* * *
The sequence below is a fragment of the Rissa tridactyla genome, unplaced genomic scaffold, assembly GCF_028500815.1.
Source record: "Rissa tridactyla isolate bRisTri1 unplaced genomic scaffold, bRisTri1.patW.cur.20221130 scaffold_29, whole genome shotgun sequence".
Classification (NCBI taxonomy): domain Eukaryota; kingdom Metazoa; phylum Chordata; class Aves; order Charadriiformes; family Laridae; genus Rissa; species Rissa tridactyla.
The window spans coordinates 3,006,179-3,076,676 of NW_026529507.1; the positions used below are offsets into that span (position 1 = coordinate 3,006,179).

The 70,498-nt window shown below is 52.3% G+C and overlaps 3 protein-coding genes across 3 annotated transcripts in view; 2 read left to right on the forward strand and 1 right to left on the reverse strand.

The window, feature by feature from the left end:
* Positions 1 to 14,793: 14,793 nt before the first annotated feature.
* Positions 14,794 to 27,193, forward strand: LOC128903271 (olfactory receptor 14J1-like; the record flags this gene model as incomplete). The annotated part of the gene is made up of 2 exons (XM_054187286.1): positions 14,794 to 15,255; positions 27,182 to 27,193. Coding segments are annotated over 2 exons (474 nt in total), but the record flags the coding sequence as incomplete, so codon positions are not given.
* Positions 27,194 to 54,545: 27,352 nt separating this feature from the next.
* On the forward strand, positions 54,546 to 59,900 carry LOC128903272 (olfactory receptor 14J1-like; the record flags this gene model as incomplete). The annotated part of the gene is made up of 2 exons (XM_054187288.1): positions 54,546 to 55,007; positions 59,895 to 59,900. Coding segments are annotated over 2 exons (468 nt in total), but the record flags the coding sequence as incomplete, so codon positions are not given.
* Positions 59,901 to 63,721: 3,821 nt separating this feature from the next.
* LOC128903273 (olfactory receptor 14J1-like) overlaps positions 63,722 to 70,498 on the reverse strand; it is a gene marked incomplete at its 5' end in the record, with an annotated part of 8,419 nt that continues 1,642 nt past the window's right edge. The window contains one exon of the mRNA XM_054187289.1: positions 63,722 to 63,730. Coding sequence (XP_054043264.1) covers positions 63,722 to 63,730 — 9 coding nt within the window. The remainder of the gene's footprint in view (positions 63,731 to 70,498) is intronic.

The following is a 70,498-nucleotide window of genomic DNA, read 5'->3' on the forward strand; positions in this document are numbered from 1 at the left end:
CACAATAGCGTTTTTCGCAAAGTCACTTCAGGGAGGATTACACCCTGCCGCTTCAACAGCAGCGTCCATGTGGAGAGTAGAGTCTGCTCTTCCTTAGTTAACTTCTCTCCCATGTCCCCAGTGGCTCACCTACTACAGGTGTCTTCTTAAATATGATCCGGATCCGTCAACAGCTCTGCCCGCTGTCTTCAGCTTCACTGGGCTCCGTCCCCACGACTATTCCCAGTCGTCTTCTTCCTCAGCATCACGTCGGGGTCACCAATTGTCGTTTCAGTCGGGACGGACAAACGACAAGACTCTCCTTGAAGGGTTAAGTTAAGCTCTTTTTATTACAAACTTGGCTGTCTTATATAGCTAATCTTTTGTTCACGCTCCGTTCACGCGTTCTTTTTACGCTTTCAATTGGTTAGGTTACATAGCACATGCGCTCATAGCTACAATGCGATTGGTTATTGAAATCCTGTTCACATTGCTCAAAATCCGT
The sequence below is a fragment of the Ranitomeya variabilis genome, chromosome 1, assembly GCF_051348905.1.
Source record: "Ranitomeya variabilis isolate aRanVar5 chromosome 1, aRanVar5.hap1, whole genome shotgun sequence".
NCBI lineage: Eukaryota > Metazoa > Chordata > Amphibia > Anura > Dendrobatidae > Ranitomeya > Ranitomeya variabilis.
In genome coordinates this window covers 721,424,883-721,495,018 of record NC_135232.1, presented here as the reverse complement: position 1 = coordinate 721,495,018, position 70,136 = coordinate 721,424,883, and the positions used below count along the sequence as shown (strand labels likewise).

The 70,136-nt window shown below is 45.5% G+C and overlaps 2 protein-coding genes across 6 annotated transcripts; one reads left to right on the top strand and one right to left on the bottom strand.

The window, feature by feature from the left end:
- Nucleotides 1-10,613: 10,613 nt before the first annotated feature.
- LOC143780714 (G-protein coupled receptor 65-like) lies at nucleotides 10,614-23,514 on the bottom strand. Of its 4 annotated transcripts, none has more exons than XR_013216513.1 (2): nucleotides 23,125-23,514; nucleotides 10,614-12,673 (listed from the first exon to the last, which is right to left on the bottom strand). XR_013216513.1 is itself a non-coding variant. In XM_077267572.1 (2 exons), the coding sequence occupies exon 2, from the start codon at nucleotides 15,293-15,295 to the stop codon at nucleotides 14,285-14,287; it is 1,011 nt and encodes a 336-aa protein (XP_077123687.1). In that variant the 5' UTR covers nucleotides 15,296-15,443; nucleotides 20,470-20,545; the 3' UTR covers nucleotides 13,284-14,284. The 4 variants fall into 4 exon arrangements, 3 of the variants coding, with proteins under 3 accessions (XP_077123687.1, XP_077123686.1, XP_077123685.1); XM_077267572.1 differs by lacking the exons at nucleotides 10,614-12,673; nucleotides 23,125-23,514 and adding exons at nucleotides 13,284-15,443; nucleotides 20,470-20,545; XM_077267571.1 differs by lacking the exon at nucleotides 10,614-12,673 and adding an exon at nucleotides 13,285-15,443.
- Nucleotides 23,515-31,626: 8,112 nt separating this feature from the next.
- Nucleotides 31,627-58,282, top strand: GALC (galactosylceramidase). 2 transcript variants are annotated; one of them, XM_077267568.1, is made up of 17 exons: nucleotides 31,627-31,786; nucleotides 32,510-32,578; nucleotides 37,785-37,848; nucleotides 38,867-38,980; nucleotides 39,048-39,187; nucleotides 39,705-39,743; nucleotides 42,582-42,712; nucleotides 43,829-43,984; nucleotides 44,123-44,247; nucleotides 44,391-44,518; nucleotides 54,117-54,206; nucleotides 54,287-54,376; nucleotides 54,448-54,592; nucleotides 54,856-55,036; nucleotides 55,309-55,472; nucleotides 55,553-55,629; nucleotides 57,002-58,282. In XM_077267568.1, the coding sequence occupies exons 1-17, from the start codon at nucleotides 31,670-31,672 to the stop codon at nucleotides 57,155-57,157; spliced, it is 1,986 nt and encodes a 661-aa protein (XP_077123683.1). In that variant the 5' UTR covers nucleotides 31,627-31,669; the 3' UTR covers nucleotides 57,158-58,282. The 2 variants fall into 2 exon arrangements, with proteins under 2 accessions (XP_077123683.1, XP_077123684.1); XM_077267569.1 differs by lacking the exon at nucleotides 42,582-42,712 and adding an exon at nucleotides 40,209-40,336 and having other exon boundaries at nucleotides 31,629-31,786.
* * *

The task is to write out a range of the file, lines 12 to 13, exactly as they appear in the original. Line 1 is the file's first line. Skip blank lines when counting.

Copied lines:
* LOC128903273 (olfactory receptor 14J1-like) overlaps positions 63,722 to 70,498 on the reverse strand; it is a gene marked incomplete at its 5' end in the record, with an annotated part of 8,419 nt that continues 1,642 nt past the window's right edge. The window contains one exon of the mRNA XM_054187289.1: positions 63,722 to 63,730. Coding sequence (XP_054043264.1) covers positions 63,722 to 63,730 — 9 coding nt within the window. The remainder of the gene's footprint in view (positions 63,731 to 70,498) is intronic.

The following is a 70,498-nucleotide window of genomic DNA, read 5'->3' on the forward strand; positions in this document are numbered from 1 at the left end: